This work was supported by the Ministerio de Economía y Competitividad (MINECO, Spain), under the Grants CTQ2013-47396-R and MAT2017-84959-C2-1-R. This study was also financed by the Consejería de Economía y Empleo del Principado de Asturias (Plan de Ciencia, Tecnología e Innovación 2013-2017), under the Grant GRUPIN14-022. Support from the European Regional Development Fund (ERDF) is gratefully acknowledged. M.O.-R. was supported by a FICYT-Severo Ochoa pre-doctoral grant.
Conflicts of Interest
The authors declare that they have no conflict of interest.
DLS: dynamic light scattering; EV: extracellular vesicles; LB: Laemmli buffer; LFIA: lateral flow immunoassay; NTA: nanoparticle tracking analysis; PFP: platelet-free plasma; TEM: transmission electron microscopy.
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Figure 1. Methods of extracellular vesicles (EV) enrichment. Summary of the main steps of each method for enrichment of plasma-derived EV.
Figure 2. Efficiency of EV enrichment. (a) Protein concentration of the EV fractions isolated was determined by bicinchoninic acid (BCA) assay. The graph shows the mean + SD of the three independent experiments. (b) Coomassie blue staining of the EV fractions. Equal volume and equal amount of protein were loaded for a general protein stain. (c) Representative detection of CD63 in EV fractions by Western blot. Data shown are the mean + SD of three independent experiments. UC: Ultracentrifugation; INV+ProtK: Invitrogen kit and treatment with proteinase K; INV+ProtK (TCA): TCA precipitated protein from INV+ProtK fractions; INV w/o ProtK: Invitrogen kit without digestion with proteinase K; ExoQ: ExoQuick kit. * p < 0.05; ** p < 0.01; *** p < 0.001.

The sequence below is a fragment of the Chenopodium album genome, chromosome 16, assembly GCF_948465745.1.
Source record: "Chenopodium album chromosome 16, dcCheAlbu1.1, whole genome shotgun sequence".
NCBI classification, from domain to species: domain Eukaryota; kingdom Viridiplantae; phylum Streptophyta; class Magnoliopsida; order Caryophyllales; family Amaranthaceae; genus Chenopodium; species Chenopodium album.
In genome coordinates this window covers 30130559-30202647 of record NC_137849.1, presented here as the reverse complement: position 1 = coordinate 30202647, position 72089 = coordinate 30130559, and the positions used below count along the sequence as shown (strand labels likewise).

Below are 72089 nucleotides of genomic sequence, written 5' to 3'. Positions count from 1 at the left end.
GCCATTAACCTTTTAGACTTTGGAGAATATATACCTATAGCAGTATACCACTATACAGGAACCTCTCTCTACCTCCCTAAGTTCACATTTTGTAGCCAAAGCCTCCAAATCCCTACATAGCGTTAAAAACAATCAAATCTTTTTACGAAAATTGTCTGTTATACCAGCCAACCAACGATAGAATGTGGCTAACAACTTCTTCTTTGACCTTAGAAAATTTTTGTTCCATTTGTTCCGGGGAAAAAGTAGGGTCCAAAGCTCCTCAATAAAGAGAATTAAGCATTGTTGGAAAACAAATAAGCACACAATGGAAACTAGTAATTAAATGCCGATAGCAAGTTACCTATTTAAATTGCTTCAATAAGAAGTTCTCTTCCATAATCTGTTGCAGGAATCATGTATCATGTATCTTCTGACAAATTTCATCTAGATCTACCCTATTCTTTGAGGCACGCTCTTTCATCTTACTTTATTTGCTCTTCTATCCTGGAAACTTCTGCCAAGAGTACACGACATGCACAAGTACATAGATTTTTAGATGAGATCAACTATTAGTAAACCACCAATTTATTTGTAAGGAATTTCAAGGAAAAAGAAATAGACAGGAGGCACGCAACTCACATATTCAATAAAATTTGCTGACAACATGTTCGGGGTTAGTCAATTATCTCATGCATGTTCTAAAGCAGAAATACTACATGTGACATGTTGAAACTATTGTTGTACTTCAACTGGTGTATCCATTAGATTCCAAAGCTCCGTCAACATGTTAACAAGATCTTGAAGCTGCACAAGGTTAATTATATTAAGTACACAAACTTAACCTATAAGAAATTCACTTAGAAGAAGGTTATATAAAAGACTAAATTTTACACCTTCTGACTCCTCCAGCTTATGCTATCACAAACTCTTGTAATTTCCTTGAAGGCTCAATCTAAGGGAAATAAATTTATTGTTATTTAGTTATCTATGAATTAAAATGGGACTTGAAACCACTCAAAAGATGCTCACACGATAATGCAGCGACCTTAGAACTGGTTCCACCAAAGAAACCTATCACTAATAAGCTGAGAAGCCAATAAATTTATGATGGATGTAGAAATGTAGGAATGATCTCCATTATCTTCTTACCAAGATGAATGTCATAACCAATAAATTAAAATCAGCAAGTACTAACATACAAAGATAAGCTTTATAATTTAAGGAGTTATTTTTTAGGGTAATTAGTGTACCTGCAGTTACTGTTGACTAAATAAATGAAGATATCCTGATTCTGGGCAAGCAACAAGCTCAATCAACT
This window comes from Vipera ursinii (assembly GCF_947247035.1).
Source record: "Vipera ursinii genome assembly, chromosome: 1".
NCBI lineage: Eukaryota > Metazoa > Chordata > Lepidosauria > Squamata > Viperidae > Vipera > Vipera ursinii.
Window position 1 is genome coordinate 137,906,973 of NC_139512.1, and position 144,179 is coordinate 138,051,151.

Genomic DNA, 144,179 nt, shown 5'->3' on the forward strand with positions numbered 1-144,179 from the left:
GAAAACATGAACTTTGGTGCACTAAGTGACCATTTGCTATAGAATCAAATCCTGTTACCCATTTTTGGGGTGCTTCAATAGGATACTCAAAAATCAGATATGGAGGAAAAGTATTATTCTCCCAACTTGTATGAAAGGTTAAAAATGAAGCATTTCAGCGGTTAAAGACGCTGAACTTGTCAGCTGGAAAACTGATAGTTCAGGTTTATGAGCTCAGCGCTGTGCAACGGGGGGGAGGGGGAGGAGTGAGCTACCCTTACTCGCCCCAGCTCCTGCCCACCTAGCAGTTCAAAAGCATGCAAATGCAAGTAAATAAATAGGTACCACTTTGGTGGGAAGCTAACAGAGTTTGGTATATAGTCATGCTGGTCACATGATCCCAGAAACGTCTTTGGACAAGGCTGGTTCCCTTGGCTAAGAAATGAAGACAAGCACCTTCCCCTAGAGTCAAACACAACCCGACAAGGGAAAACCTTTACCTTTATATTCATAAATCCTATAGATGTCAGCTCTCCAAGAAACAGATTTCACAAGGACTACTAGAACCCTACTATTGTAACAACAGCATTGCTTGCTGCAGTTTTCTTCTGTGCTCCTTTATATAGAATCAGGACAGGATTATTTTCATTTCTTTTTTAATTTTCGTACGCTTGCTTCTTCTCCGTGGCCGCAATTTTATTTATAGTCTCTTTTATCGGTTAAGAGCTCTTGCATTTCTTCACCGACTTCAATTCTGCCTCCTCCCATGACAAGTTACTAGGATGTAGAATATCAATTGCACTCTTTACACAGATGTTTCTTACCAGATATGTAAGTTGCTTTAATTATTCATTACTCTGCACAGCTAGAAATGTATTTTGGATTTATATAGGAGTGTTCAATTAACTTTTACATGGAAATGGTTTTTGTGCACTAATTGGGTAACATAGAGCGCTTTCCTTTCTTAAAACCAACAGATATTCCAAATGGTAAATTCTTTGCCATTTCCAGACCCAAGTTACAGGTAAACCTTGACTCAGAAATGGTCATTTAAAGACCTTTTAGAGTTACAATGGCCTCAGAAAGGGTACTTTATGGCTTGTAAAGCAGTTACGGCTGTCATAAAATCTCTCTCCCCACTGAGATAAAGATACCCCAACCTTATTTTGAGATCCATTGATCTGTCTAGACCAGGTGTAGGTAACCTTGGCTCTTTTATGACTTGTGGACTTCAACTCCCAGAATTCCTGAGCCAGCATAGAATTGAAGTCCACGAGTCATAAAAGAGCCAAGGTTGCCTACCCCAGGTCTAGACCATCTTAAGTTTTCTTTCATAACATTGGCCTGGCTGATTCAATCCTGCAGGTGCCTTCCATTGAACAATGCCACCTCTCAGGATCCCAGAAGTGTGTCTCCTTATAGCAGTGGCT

Figure 3. Characterization of plasma-derived EV. Hydrodynamic size distribution profiles of isolated EV measured by (a) DLS and (b) NTA. (c) Mean values + SD of the diameter sizes measured by DLS and NTA (n = 3). (d) Particle concentration of the EV fractions was measured by NTA. The graph shows the mean + SD of three independent experiments. (e) Mean values + SD of the PDI measured by DLS (n = 3). (f) Normalization of EV concentration determined by NTA per protein concentration measured by BCA. The graph shows the mean + SD of three independent experiments. * p < 0.05; ** p < 0.01; *** p < 0.001.
Figure 4. Observation and detection of isolated EV. (a) Transmission electron microscopy images representative of plasma-derived EV by ultracentrifugation or using commercial precipitation reagents (Invitrogen or ExoQuick). (b) Detection of the EV isolated by lateral flow immunoassay (LFIA), using anti-CD9 and anti-CD81 as capture antibodies, and reflectance measurements of AuNPs on each test line (estimated as the peak area of the signal in mV × mm). EV-depleted plasma was used as a negative control (C−). Unbound antiCD63-AuNP captured with anti-IgG were used as system functional verification (Ct).
Table 1. Summary of the main aspects evaluated in our comparison study. * Not directly from isolated EV fractions, as previous protein precipitation or isolation without Proteinase K treatment is needed.
|Starting volume||1 mL||250 µL||250 µL|
|Time requirements||~5–6 h||~1.5 h||~2 h|
|Protein [mg/mL]||3.05 ± 0.19||4.76 ± 2.09||27.98 ± 4.66|
|Suitable for SDS-PAGE/Western blot||Yes||No *||Yes|
|Suitable for dynamic light scattering (DLS) (mean diameter, nm)||Yes|
152.09 ± 29.38
123.55 ± 63.04
|Suitable for nanoparticle tracking analysis (NTA) (mean diameter, nm) [particles/mL]||Yes|
208.5 ± 10.60
203.67 ± 55.41
233.97 ± 33.73
|Suitable for TEM||Yes||Yes||No|
|Suitable for lateral flow immunoassay (LFIA)||Yes||Yes||Yes|